A frustrated former big-city journalist now stuck working for an Albuquerque newspaper exploits a story about a man trapped in a cave to re-jump start his career, but the situation quickly escalates into an out-of-control circus.
Jim McLeod is a hard-nosed and cynical detective. He believes in a strict interpretation of the law and doesn't believe in turning the other cheek. The current object of his zealousness is Karl Schneider, an abortionist responsible for the death of several young women. Schneider's lawyer tells the precinct lieutenant that McLeod has his own personal reasons for going after his client. It turns out that his wife was a patient before they met, although Jim knew nothing of it. His world suddenly turned upside down, McLeod is too late in re-evaluating his priorities.Written by
About 40 minutes into the film, Jim Mcleod misidentifies himself as "Dan Mcleod of W.85 St". See more »
Detective James McLeod:
Detective James McLeod. In the Name of the Father and of the Son and of the Holy Ghost; Oh my God, I am heartfully sorry for having offended Thee. And I detest all of my sins because I dread the loss of Heaven and the pains of Hell.
Det. Lou Brody:
Detective Lou Brody. But most of all, for having offended Thee my Lord Who art all good and deserving of my love, that I firmly resolve with the help of Thy grace to confess my sins, to do penance and to amend my life. Amen.
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Kirk Douglas has always excelled in roles where he plays the maverick loner, walking the fine line between anger and insanity. Thus his role as Det. Jim McLeod in "Detective Story" is a real showcase for his acting talents. This is not a crime drama in the conventional sense where there is any real action or crime to solve, even though you have a room full of New York City police detectives on screen for just about the whole movie. Instead it is a character study of Jim McLeod, played by Kirk Douglas. McLeod's motivation in his work is not to solve crimes or even protect the innocent. Instead, he is motivated by a desire to root out evil by his definition of the word. Evil is something McLeod claims that anyone can easily spot. McLeod's world view doesn't differentiate between the one-time bad act of a basically good person, such as Arthur Kindred (Craig Hill), a young man who impulsively stole from his employer in a last ditch attempt to impress a girl he believed he loved, versus the misdeeds of a lifetime criminal, such as the homicidal maniac Charlie (Arthur Kindred), that has also been apprehended by the detective squad that same day.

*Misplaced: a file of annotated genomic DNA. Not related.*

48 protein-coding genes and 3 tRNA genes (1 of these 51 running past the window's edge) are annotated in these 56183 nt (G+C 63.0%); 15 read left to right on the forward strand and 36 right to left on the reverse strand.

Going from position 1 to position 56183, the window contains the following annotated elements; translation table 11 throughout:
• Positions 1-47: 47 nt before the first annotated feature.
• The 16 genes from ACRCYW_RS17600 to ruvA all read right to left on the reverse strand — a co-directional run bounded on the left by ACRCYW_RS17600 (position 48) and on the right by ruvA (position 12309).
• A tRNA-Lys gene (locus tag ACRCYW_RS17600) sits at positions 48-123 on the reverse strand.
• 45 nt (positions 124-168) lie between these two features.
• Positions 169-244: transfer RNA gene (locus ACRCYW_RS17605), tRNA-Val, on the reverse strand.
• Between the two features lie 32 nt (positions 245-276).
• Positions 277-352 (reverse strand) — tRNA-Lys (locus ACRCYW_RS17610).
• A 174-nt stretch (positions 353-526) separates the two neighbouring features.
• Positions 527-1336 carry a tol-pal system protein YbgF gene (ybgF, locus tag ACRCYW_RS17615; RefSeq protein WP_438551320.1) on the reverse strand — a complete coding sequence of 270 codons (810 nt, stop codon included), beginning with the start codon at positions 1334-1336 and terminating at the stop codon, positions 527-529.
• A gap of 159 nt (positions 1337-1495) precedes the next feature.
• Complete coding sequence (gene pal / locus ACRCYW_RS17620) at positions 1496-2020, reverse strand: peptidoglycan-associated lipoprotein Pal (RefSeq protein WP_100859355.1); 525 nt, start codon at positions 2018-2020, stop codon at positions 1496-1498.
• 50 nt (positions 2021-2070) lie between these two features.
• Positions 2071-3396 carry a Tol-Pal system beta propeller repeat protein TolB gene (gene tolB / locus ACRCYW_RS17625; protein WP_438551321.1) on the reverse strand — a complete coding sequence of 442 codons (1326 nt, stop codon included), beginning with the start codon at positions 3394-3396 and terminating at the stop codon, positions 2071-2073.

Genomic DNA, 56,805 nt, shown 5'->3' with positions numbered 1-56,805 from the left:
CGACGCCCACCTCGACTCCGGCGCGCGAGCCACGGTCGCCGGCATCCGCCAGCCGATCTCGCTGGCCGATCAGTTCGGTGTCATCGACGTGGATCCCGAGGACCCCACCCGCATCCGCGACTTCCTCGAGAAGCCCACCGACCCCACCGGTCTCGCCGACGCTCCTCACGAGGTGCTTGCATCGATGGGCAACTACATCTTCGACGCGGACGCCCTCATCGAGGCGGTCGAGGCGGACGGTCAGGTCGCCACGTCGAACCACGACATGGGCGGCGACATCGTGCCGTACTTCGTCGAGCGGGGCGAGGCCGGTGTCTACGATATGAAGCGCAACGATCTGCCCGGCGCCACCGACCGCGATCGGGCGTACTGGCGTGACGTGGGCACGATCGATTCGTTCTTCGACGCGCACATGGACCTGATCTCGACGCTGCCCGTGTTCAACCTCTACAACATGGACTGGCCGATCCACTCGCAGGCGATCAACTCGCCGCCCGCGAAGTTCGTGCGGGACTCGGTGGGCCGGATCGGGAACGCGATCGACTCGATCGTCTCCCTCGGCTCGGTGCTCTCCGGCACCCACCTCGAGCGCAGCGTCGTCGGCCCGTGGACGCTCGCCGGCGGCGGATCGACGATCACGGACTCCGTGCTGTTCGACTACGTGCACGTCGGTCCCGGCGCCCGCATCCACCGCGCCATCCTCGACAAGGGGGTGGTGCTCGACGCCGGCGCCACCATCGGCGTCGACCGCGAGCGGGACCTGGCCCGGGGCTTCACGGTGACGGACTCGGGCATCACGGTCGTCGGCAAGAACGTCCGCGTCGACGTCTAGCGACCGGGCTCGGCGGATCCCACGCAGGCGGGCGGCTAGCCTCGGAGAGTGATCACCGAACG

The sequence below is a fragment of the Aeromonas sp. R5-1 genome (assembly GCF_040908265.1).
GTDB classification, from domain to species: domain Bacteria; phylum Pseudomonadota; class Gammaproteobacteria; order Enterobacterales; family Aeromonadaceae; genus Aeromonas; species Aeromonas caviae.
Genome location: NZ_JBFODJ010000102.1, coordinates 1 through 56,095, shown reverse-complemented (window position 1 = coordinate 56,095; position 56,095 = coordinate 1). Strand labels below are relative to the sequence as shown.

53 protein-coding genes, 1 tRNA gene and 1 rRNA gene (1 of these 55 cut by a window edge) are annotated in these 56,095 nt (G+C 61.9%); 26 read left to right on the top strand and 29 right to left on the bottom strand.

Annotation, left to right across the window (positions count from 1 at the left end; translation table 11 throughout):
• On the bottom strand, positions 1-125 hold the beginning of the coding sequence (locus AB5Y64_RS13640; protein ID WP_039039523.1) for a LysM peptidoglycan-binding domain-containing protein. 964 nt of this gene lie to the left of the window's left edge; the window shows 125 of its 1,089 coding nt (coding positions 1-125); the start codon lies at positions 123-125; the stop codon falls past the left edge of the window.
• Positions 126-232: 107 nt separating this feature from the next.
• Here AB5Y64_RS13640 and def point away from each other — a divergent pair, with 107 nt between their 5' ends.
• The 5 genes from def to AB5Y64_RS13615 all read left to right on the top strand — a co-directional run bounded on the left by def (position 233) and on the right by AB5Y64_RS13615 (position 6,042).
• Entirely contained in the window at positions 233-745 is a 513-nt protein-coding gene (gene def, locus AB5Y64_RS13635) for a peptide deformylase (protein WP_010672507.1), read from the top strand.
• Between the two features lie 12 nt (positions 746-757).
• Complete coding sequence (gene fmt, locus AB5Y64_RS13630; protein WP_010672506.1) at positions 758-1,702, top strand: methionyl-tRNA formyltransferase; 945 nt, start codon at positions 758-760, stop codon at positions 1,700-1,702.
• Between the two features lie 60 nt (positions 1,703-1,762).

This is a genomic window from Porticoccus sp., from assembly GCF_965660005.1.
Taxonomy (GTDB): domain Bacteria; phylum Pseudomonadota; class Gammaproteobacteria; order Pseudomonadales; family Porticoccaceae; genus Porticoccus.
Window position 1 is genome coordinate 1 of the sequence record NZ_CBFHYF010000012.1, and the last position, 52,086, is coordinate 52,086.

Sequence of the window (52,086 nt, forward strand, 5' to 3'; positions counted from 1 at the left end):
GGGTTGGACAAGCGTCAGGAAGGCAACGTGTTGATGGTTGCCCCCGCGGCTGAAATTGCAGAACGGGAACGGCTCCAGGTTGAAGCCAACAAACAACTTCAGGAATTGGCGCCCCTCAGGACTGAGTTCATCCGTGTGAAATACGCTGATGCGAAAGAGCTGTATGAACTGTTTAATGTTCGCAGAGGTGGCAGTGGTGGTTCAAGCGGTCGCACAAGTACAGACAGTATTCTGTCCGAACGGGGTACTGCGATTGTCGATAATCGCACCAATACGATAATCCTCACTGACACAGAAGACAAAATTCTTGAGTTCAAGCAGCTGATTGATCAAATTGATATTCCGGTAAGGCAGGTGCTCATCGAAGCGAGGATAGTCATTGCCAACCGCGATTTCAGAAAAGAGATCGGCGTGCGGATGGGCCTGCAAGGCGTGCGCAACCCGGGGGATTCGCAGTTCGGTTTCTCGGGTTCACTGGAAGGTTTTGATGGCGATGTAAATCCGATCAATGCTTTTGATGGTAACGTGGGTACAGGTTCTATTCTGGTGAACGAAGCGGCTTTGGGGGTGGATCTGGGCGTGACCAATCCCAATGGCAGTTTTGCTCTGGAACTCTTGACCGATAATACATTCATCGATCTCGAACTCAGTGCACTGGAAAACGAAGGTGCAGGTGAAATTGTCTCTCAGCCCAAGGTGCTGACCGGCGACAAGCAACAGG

When confronted by a mistake in the past of the person nearest to him, his own wife, McLeod is equally unforgiving. His rage and disgust is so great, you're not sure what bothers him more - the discovery of his wife's past or the failure of his own nose to sniff out the misdeed prior to this. By the time McLeod realizes his own inflexibility and lack of empathy have cost him what he loves the most, it is too late to undo the damage, and this leads to one last tragedy.
This is Douglas in an early fine if not huggable role, and is recommended viewing for that reason alone. William Bendix makes up for the lack of likability in Douglas' character as Detective Lou Brady, who likes to temper the letter of the law with a little humanity. Then there's a very young Lee Grant as a shoplifter who just can't stop babbling. Finally, there's Horace McMahon as Lieutenant Monaghan, head of the detective squad and the kind of boss we'd all like to have.
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